Monday, 30 November 2009

Charkovská, Vršovice

Sloping cobbled streets lined with period housing are typical of this part of Vršovice. What isn't so typical is their emptiness. The stance of the man about to get into his vehicle says it all. Where are all the cars? Vršovice, unlike Vinohrady, still has unrestricted on-street parking, and normally Charkovská looks more like the image in the thumbnail below which I've edited from Google Street View. The reason for the ghost-town look is simple: street-cleaning is about to take place, and sensible residents have removed their cars before the police do it for them...

Most of the apartment buildings in this street were constructed between 1908 and 1910 for the expanding middle classes (the dates are often beautifully sculpted high up on the walls). The prevailing artistic movement of the time was the so-called Secessionist or Art Nouveau style, and it's evident here in some of the exterior architectural detail, and often inside the buildings too. Under communism, families' living space and conditions were drastically restricted, and houses such as these became neglected and dilapidated. The fall of that system has meant freer movement of capital and many of these buildings, like the yellow one on the left - are being restored or developed.

Even in current economic conditions, new businesses are sprouting up in this area: cafes, interior design centres, saunas and sports shops, to name but a few. There's still a slightly run-down, 'bohemian' feel to this quarter, which one hopes will not be entirely lost with increasing investment and creeping gentrification from Vinohrady, just one street away.

Sunday, 29 November 2009

Church of St Nicolas, Vršovice

As promised, today we're visiting the oldest building in Vršovice.  Occupying a plot of land where once a Romanesque chapel stood, the present church dates from 1704 and was extended in 1896. But predating it by nearly two centuries is one of the two bells hanging in the church's magnificent octagonal belfry. It was cast in 1511 by the master founder Bartoloměj of Prague, who was responsible for many of the bells which still survive throughout the Czech lands.

Against the north side of the church is a statue erected to the memory of the 14th century St John of Pomuk, now called Nepomuk, south of Plzeň.  The stories of his life and death differ widely, but what is certain is that he disagreed with King Wenceslas IV either over the power of the state to influence church matters or - more colourfully - because he refused to reveal to the diminutive monarch what the Queen had told him in confession. The enraged king had John thrown off the Charles Bridge into the Vltava, where according to legend five stars hovered over the drowning man. His remains are entombed in an extravagantly baroque tomb in St Vitus's Cathedral in Prague Castle.

For those interested in such arcana, the badly-weathered Latin inscription - which translates 'The town of Vrsovice dedicated [this statue] to St John Nepomuk, special defender of their homeland' - can be decoded by extracting only the letters representing Roman numerals, in order to reveal the statue's date. Such 'chronograms' are common on baroque statues, columns and even sheet music. For other examples, see my posts here, and the interesting website Saxa Loquuntur.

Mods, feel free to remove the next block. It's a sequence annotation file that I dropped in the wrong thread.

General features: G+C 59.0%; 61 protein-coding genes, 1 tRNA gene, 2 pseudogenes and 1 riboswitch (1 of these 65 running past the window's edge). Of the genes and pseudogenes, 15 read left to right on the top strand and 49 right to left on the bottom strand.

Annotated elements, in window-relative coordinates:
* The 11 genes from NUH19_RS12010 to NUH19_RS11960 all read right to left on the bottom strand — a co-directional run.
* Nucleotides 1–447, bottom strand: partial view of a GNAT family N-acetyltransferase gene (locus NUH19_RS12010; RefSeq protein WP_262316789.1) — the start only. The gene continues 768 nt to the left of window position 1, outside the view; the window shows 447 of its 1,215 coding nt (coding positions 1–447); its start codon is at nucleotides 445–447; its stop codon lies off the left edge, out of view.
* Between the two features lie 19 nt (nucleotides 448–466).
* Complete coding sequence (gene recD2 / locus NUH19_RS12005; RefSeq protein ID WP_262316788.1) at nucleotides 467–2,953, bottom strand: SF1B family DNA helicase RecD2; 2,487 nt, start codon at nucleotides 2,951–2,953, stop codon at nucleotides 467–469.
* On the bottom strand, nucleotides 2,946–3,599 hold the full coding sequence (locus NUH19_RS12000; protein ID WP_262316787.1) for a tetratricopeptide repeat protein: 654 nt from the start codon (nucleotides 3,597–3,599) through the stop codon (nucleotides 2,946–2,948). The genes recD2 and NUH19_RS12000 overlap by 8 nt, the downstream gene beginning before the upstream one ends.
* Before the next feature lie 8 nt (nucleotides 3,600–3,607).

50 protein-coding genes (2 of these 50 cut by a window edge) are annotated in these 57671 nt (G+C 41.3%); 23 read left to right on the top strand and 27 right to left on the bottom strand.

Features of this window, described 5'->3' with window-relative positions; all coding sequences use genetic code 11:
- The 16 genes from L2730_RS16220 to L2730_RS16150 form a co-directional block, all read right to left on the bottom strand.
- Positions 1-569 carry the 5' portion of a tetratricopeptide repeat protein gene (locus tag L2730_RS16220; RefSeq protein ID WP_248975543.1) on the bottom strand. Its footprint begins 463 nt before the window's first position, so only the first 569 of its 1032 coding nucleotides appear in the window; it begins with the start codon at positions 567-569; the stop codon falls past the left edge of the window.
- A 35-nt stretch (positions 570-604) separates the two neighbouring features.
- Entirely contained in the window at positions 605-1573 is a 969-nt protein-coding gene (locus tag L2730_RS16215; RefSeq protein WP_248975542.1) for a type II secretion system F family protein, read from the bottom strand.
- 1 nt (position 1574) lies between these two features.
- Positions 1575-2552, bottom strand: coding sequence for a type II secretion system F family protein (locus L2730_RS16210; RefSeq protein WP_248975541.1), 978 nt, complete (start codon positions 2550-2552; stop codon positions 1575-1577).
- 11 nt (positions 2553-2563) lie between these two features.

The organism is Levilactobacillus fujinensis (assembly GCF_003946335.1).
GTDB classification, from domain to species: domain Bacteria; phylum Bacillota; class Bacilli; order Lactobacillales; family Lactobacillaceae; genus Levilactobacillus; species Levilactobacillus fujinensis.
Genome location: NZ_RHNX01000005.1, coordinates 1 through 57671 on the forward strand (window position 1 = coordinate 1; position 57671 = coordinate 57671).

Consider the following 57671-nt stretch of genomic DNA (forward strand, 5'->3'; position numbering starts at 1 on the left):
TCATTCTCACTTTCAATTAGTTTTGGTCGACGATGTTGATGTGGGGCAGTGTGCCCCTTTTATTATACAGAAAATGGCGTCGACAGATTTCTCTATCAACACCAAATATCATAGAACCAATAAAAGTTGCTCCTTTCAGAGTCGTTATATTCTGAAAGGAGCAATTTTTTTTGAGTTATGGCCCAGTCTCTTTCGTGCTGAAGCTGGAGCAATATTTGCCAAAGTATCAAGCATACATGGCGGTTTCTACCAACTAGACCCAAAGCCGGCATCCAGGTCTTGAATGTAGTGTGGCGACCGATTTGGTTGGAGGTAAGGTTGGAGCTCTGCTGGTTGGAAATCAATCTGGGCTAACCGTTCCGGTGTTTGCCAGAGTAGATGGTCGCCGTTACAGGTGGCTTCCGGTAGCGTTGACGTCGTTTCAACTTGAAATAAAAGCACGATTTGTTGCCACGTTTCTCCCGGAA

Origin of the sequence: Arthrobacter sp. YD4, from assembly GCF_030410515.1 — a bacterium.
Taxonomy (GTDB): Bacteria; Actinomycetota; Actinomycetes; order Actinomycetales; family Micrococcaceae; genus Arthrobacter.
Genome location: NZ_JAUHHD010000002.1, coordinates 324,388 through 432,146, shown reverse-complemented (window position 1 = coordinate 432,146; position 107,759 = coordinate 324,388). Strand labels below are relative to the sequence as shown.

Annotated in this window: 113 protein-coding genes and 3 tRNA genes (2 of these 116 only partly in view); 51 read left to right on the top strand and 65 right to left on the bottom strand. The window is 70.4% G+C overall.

Saturday, 28 November 2009

Corner of Košická and Černormořská

As is the way in this part of town, we find ourselves at the intersection between a city and the sea. I should explain: 'Černomořská', where I'm standing, is 'Black Sea Street', and 'Košická' is named after Slovakia's second city Košice, whose fabulous gold hoard unearthed in 1935 is on display till next month in the National Museum here in Prague.

Gold and black seem appropriate for this photo, too, which was taken at about three o'clock today when dark storm clouds briefly contended with the late November sunshine over Vršovice.

Just beyond the buildings on the right, not pictured, is the extraordinary art-nouveau Civic Bank building which featured in the post of 18 November.

There are two or three small hotels to the right, and then Košická climbs up steeply to the left until it meets Moscow Street at the Heroldovy Sady gardens, and opens out into a broad square with a pleasant restaurant, the Tramtárie. You can download their menu (with English subtitles) by going here and clicking the links halfway down the page.

From there the road descends to Vršovice Square (Vršovické náměstí), and the oldest surviving building in the neighbourhood, which we'll look at more closely tomorrow...

Friday, 27 November 2009

The Christmas Market

For many visitors to Prague at this time of year, the Christmas markets are undoubtedly the main attraction, and though the tourists won't arrive for a couple of weeks, the stalls - with their bright ornaments and festive decorations - are already in evidence. Of course, it's not only the current spell of bright winter sunshine that draws the crowds, but also the appeal of hearty local food and the apparently limitless supplies of mulled wine and grog.

The Czechs borrowed 'grog' from 18th century English: originally a mixture of rum, water and sometimes lemon juice, it was given to his sailors by Admiral Vernon of the Royal Navy to keep them shipshape (the lemon juice was later discovered to prevent scurvy). Vernon wore a coat made of a rough silk-and-wool blend called 'grogram', so he, and the drink he dispensed, became known as 'Old Grog'. Incidentally, some believe that the English navy was also responsible for the common Czech greeting 'Ahoj!'; others - unlikely though it may seem - that English sailors adopted their 'Ahoy' from the landlocked Czechs.